Throughout most of American history, the Nation benefited from a capable and effective mariner force ready to move cargo; conduct logistics; and resupply forces in peace, conflict, and crisis. U.S. mariners are Coast Guard–credentialed seafarers who work at sea—often internationally. MSC’s hybrid model encompasses training to satisfy domestic requirements, international standards, and Navy-specific skill sets. Beginning in the 1960s, MSC trained mariners at a facility in Bayonne, New Jersey, proximate to the port of New York. In the 1970s, training shifted to Earle, New Jersey, to collocate with the Naval Weapons Station. The Earle training facility supported a wide range of activities, from cargo handling to firefighting and underway replenishment evolutions.10 In addition, naval Reservists in the Merchant Ship Naval Augmentation Program were trained to perform and work with consolidation at sea (CONSOL), vertical replenishment, the modular cargo delivery system, the modular fuel delivery system, and astern refueling.11 To be effective in their tasking, U.S. mariners have long blended core professional skills with those required by specialty missions.
Today, MSC mariners are trained at a variety of venues, including in-house training, military schools, and professional institutions (maritime academies, trade schools, and commercial training facilities). Following headquarters consolidation from Washington, DC, to Norfolk, Virginia, the MSC mariner training center relocated to Fort Eustis, Virginia, in 2019.12 The MSC Underway Replenishment Training Center, located at Joint Expeditionary Base Little Creek–Fort Story in Virginia Beach, focuses on advanced fleet support logistics skill sets including arms, ammunition, and explosives skills such as ordnance movement, storage, administration, and equipment handling, and underway replenishment. Instruction for these unique skills is maintained organically within the organization. Experienced mariners drawn from MSC’s fleet serve as the primary instructors, and these personnel periodically rotate back to shipboard service to ensure schoolhouse-fleet alignment is maintained.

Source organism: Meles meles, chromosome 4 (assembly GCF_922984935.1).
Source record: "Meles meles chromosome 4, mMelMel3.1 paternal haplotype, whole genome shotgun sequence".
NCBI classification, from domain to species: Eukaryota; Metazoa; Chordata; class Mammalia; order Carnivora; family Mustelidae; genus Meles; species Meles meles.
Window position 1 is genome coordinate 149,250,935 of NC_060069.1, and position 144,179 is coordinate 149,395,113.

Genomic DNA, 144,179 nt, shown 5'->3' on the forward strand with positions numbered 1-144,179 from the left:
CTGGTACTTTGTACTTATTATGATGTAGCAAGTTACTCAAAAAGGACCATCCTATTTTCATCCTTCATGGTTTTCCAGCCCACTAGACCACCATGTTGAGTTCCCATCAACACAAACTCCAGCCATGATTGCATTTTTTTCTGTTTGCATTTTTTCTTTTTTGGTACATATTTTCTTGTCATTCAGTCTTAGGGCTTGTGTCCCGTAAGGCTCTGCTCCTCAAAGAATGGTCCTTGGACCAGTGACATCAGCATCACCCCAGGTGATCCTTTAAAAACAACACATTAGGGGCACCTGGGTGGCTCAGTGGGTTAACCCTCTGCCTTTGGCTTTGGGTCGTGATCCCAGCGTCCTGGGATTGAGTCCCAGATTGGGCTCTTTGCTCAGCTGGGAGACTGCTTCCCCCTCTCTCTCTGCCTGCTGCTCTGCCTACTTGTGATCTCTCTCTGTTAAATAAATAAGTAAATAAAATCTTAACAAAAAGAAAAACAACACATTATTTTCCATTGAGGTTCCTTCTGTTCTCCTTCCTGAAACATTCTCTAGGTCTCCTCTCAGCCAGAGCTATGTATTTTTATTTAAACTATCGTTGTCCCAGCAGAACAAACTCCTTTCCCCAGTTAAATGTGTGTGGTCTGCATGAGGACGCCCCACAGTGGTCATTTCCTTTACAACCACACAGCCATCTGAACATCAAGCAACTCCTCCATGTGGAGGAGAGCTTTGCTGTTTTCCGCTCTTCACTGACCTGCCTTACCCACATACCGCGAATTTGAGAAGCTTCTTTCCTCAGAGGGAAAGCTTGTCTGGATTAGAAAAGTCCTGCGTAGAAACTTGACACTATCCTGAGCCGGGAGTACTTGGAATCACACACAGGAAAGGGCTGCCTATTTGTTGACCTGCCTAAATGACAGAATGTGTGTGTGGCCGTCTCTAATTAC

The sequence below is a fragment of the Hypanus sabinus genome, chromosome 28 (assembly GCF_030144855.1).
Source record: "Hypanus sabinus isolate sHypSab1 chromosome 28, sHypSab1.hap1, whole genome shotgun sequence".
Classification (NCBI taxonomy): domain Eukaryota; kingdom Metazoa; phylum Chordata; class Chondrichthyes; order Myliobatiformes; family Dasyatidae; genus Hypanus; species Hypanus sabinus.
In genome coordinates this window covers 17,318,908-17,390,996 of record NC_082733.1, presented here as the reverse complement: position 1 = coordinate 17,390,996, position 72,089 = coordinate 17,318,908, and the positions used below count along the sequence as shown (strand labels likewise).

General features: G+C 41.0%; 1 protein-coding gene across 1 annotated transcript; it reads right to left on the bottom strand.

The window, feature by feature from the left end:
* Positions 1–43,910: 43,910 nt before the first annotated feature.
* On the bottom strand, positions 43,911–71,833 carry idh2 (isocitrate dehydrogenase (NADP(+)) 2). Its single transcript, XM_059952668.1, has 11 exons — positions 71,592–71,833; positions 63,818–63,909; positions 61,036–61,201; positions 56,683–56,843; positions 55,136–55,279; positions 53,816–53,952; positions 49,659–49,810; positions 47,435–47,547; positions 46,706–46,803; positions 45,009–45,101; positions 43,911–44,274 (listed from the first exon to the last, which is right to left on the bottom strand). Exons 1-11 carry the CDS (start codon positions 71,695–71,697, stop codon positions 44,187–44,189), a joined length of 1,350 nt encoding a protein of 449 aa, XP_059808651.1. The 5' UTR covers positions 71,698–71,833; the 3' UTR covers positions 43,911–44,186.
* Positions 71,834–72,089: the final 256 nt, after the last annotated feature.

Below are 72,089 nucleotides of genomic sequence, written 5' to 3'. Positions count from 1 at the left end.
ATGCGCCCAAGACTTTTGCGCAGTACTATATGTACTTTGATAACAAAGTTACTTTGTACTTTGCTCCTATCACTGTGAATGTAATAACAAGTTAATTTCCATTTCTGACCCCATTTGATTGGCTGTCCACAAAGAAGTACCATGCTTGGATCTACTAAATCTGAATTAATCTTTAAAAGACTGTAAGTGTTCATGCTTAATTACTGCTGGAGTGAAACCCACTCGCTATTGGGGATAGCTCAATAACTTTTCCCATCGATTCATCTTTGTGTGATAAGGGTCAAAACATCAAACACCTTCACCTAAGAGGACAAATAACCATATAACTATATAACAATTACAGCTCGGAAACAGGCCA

Strategic competition requires MSC’s mariners to operate across multiple theaters in increasingly contested environments. Evolving from legacy “hub and spoke” logistics operations into a dispersed, agile, and maneuverable network requires new and revitalized skill sets. World War II–era tactics such as emission control, tactical maneuvering, and astern refueling are new again. Atop this foundation, mariners lay modern tactics, techniques, and procedures, including dynamic positioning, expeditionary vertical launch system reload, and maneuver in a communications-denied environment. Instruction and training are not only shore-based but also executed at sea. Fleet integration and command, control, and communications are critical for both Combat Logistics Force (CLF) vessels and commercial sealift and special missions.
Accelerate Future Fleet Development
Since 1949, Military Sealift Command has provided sealift and ocean transportation for all U.S. military Services and other governmental agencies.13 Today, many government-owned ships are at end-of-service life. Assuring sealift for national strategy and joint force sustainment requirements in a contested maritime environment requires a three-pronged recapitalization attack of service life extension, used ship purchase, and new ship construction. Industry and allied partnerships are also capable of generating logistics forces as needed to support treaties and security cooperation agreements. These ships will serve in a blended commercial-government network model to distribute logistics securely at the time and tempo of demand.
MSC’s major mission areas are combat logistics, service and command support, special missions, prepositioning, and sealift. The CLF is comprised of government-owned/government-operated oilers, dry cargo and ammunition, and fast combat support vessels; they deliver at-sea sustainment to fleet combatants, allies, and partner nation vessels worldwide. Service and command support vessels provide towing, rescue and salvage support, medical support, and command and control facilities. Special mission ships enable oceanography, underwater surveillance, missile tracking, and submarine and special warfare operations. Prepositioning assets station combat cargo and ammunition in strategic global locations. Sealift vessels move military equipment (rolling stock and dry cargo) and fuel to meet joint force requirements worldwide. Collectively, these ships and mission areas serve the “5Rs” of logistics (refuel, rearm, resupply, repair, and revive).